To further support the evidences of association, the overall tests of association were also performed on haplotypes. Only ESR 2, EAAT 2 and DRD 1 showed significantly overall P value (Table 2; P < 0.05). Haplotypes [A;A;G] and [G;A;G] from ESR 2, [A;G;G] from EAAT 2, and [C;C] from DRD 1 showed an overtransmission to infanticidal sows. All these haplotypes were from the breed of White Duroc.

Discussion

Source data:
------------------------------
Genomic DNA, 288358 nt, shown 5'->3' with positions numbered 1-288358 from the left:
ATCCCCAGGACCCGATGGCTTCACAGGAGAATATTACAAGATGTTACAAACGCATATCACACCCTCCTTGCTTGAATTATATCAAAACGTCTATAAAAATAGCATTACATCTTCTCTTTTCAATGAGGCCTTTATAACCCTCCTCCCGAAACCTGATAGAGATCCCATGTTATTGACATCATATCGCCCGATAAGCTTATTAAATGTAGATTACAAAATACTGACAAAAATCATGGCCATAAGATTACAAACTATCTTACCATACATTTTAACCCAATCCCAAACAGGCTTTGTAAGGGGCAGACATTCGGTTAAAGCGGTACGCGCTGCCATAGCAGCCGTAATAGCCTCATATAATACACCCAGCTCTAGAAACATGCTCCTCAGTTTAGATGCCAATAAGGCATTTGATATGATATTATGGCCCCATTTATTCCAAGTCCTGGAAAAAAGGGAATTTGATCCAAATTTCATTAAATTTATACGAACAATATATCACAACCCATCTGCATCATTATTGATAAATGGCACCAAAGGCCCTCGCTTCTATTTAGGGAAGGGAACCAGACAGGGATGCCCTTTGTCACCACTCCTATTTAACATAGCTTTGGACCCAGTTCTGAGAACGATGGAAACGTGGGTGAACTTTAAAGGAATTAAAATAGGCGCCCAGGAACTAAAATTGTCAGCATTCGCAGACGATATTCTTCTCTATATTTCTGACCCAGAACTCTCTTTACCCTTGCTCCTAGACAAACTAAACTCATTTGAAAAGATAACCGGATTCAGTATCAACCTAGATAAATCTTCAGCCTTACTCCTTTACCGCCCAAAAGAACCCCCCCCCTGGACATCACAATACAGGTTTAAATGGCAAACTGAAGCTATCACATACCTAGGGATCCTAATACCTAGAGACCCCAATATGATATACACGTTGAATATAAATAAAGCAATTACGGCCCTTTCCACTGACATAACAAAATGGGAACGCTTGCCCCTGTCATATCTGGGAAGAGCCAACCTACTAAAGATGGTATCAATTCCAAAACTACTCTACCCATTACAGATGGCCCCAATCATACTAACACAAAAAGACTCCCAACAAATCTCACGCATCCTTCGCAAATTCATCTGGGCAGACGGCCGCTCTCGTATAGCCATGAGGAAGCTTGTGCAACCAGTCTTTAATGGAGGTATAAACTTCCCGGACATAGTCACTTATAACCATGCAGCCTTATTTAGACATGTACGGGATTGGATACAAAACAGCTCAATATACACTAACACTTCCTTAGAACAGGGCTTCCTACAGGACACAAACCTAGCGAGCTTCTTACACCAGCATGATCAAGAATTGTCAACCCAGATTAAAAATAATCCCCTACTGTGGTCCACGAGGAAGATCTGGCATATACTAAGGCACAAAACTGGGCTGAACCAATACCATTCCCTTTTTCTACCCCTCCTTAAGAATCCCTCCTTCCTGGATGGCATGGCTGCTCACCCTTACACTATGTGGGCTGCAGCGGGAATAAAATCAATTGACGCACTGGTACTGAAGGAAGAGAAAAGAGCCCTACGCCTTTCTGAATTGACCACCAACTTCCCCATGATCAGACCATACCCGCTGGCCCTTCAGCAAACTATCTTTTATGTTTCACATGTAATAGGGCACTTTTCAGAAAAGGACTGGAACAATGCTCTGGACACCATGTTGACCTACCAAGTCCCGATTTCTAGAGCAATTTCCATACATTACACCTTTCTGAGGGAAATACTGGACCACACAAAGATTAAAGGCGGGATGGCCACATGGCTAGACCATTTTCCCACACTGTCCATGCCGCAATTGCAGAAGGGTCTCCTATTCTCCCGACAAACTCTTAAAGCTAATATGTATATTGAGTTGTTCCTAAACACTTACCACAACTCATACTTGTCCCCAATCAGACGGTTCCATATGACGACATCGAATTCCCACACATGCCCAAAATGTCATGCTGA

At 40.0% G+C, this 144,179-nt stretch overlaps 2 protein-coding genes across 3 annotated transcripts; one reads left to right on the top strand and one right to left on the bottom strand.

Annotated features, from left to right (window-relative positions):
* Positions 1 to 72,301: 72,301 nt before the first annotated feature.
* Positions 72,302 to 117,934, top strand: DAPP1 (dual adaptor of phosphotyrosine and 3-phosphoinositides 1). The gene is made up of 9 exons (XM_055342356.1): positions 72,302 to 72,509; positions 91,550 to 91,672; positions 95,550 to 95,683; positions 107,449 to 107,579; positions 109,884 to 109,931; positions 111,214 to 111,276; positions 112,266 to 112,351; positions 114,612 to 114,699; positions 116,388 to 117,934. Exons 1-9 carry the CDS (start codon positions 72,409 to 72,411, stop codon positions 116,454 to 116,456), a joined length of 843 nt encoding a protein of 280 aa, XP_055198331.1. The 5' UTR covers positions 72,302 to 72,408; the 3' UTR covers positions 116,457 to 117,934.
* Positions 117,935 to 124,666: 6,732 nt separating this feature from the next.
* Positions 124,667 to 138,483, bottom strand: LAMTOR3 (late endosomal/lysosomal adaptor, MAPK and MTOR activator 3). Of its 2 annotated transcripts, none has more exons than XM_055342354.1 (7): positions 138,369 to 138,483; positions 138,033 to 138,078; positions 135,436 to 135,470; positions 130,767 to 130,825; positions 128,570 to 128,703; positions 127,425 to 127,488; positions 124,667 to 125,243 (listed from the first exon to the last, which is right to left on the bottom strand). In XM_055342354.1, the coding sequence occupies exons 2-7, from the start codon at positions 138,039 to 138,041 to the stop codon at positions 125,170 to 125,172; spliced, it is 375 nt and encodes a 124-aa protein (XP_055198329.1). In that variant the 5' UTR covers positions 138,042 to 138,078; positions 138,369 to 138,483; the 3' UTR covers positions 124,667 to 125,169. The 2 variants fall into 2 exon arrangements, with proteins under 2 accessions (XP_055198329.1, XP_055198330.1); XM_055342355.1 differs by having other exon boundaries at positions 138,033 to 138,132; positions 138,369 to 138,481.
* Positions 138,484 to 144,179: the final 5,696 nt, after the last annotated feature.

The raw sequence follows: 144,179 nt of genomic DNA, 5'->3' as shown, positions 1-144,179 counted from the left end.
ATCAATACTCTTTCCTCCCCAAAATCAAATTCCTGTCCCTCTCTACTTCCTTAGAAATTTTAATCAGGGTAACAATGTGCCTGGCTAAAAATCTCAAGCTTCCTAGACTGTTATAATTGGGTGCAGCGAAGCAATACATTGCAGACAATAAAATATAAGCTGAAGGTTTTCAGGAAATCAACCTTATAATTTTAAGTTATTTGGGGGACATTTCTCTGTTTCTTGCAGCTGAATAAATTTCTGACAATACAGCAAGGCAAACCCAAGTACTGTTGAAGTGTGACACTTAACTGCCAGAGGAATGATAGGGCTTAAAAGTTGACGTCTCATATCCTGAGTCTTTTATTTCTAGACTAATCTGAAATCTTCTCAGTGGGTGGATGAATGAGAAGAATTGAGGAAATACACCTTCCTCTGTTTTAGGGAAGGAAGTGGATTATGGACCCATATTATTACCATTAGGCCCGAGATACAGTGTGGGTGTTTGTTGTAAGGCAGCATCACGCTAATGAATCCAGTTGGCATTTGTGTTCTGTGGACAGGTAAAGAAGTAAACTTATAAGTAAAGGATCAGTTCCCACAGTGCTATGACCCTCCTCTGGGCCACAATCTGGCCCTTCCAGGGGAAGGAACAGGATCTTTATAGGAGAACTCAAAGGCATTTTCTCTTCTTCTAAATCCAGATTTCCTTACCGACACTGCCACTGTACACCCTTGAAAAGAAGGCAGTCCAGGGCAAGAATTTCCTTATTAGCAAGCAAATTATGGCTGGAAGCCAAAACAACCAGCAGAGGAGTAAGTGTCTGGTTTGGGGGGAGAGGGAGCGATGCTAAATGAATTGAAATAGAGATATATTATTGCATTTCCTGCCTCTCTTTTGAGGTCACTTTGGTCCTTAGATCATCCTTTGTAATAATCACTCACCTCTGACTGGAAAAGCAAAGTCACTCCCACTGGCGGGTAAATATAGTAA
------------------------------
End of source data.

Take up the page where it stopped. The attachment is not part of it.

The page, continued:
Maternal infanticide behavior, a lacking of a clear Mendelian inheritance pattern, could be caused by several genes of low to moderate penetrance, TDT or NPL analysis are hence a more robust and successful alternative to identify susceptible loci for the abnormal behavior. As in other studies [7, 9], we found distinct linkage results between TDT and NPL [5]. NPL test for markers linked to genes affecting disease status on the basis of identity-by-descent, and is more powerful when the marker density is low. TDT is a fine mapping method requiring linkage disequilibrium (LD) between causative mutations and the linked markers [8, 10]. It shows greater power when markers are very close to the causative gene. In this study, the discrepancy between TDT and NPL may be caused by the low marker density and the multiple marker alleles.